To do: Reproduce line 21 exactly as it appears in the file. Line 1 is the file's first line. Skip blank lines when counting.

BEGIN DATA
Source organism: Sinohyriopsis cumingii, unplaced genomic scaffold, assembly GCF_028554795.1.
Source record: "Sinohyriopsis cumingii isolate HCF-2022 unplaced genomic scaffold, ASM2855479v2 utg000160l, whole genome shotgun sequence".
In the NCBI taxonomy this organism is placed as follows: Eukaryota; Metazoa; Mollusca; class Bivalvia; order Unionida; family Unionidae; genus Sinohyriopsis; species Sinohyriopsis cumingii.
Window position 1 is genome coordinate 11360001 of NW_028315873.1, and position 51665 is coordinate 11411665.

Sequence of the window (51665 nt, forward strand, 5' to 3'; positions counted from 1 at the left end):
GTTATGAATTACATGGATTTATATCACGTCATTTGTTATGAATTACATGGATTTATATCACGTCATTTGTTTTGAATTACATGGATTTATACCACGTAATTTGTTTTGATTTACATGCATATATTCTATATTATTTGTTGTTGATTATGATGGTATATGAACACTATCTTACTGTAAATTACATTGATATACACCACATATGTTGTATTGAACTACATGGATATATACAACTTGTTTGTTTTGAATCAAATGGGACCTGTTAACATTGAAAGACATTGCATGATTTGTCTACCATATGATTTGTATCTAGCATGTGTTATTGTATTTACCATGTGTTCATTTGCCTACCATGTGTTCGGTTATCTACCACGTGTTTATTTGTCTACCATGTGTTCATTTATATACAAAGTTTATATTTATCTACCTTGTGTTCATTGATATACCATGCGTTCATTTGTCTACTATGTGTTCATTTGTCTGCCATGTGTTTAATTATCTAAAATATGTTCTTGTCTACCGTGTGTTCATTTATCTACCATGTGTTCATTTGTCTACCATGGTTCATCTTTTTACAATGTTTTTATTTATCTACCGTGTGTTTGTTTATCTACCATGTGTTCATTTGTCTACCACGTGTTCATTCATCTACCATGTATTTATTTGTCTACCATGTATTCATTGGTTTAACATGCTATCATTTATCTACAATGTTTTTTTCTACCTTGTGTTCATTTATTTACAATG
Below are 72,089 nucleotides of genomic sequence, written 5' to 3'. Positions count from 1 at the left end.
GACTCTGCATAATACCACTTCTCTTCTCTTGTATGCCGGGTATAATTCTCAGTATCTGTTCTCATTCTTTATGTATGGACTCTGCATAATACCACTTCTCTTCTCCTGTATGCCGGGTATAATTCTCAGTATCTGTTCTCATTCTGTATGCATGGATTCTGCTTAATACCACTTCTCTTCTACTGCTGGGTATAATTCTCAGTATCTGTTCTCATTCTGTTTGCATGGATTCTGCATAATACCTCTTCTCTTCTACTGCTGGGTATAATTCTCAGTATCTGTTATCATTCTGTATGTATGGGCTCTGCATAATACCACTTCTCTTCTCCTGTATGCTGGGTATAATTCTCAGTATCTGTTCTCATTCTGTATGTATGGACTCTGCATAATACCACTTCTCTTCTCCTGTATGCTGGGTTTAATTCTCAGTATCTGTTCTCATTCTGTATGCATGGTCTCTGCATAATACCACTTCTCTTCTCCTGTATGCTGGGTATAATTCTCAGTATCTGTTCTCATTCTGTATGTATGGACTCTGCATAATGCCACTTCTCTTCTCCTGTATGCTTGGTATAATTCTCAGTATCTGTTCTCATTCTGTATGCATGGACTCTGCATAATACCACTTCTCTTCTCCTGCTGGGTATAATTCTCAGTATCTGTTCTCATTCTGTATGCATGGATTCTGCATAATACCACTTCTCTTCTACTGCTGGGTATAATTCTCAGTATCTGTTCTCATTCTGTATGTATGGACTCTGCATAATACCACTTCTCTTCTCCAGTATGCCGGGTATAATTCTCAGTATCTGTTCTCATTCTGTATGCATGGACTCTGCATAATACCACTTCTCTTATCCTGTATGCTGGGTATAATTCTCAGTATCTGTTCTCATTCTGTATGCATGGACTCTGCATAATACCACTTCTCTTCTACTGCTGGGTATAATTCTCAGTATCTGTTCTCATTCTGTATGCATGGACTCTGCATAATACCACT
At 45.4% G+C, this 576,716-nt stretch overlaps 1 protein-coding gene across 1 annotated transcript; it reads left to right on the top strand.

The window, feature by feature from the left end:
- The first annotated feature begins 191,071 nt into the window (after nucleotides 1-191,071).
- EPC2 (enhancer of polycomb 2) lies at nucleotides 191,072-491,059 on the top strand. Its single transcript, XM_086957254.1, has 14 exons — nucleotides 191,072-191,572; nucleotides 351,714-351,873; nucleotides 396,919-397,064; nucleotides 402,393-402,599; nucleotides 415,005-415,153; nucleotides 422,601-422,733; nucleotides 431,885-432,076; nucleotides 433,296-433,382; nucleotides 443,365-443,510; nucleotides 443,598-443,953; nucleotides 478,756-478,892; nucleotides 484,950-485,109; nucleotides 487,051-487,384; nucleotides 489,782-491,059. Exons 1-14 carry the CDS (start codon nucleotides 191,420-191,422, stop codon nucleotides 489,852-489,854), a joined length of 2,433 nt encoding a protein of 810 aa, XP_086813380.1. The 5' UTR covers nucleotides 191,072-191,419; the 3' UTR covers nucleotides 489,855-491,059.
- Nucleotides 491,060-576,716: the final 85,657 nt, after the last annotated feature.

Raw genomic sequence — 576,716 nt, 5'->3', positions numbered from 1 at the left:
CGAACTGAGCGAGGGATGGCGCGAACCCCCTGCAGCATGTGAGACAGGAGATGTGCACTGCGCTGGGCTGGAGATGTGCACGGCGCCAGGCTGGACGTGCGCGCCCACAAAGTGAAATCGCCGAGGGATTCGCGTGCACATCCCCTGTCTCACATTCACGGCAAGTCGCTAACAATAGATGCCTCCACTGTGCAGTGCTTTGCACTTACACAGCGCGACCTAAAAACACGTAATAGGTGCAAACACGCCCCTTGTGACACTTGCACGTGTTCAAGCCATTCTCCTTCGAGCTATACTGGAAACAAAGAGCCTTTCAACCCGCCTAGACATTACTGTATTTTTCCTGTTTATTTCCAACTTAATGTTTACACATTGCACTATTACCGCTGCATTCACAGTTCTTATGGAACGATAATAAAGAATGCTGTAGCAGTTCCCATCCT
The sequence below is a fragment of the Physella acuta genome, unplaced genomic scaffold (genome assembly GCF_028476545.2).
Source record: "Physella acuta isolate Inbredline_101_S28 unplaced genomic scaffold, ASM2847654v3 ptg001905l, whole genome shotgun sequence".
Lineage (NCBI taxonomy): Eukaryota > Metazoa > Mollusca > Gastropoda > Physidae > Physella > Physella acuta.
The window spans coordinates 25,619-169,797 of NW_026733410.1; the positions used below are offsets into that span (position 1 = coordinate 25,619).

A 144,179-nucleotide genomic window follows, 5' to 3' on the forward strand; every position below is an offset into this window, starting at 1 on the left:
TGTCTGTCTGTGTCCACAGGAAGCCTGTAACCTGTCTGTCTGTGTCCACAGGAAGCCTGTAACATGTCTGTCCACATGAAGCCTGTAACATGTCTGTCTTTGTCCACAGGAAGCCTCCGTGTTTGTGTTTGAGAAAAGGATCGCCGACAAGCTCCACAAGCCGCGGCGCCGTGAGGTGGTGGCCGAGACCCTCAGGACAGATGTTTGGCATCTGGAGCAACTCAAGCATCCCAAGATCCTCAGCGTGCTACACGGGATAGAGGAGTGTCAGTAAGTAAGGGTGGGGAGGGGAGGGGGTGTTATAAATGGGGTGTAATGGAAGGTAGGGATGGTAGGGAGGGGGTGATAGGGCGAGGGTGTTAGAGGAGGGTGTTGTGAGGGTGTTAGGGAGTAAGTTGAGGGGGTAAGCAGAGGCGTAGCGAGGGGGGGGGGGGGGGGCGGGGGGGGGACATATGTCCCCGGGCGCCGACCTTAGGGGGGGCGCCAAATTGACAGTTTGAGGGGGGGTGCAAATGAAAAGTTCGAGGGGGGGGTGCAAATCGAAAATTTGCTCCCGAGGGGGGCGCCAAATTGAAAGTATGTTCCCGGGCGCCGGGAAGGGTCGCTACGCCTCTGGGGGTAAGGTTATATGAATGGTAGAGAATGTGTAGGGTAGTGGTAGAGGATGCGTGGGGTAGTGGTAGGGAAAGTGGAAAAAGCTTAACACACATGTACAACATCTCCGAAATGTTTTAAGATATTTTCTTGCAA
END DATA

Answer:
TGTCTGTCTGTGTCCACAGGAAGCCTGTAACCTGTCTGTCTGTGTCCACAGGAAGCCTGTAACATGTCTGTCCACATGAAGCCTGTAACATGTCTGTCTTTGTCCACAGGAAGCCTCCGTGTTTGTGTTTGAGAAAAGGATCGCCGACAAGCTCCACAAGCCGCGGCGCCGTGAGGTGGTGGCCGAGACCCTCAGGACAGATGTTTGGCATCTGGAGCAACTCAAGCATCCCAAGATCCTCAGCGTGCTACACGGGATAGAGGAGTGTCAGTAAGTAAGGGTGGGGAGGGGAGGGGGTGTTATAAATGGGGTGTAATGGAAGGTAGGGATGGTAGGGAGGGGGTGATAGGGCGAGGGTGTTAGAGGAGGGTGTTGTGAGGGTGTTAGGGAGTAAGTTGAGGGGGTAAGCAGAGGCGTAGCGAGGGGGGGGGGGGGGGGCGGGGGGGGGACATATGTCCCCGGGCGCCGACCTTAGGGGGGGCGCCAAATTGACAGTTTGAGGGGGGGTGCAAATGAAAAGTTCGAGGGGGGGGTGCAAATCGAAAATTTGCTCCCGAGGGGGGCGCCAAATTGAAAGTATGTTCCCGGGCGCCGGGAAGGGTCGCTACGCCTCTGGGGGTAAGGTTATATGAATGGTAGAGAATGTGTAGGGTAGTGGTAGAGGATGCGTGGGGTAGTGGTAGGGAAAGTGGAAAAAGCTTAACACACATGTACAACATCTCCGAAATGTTTTAAGATATTTTCTTGCAA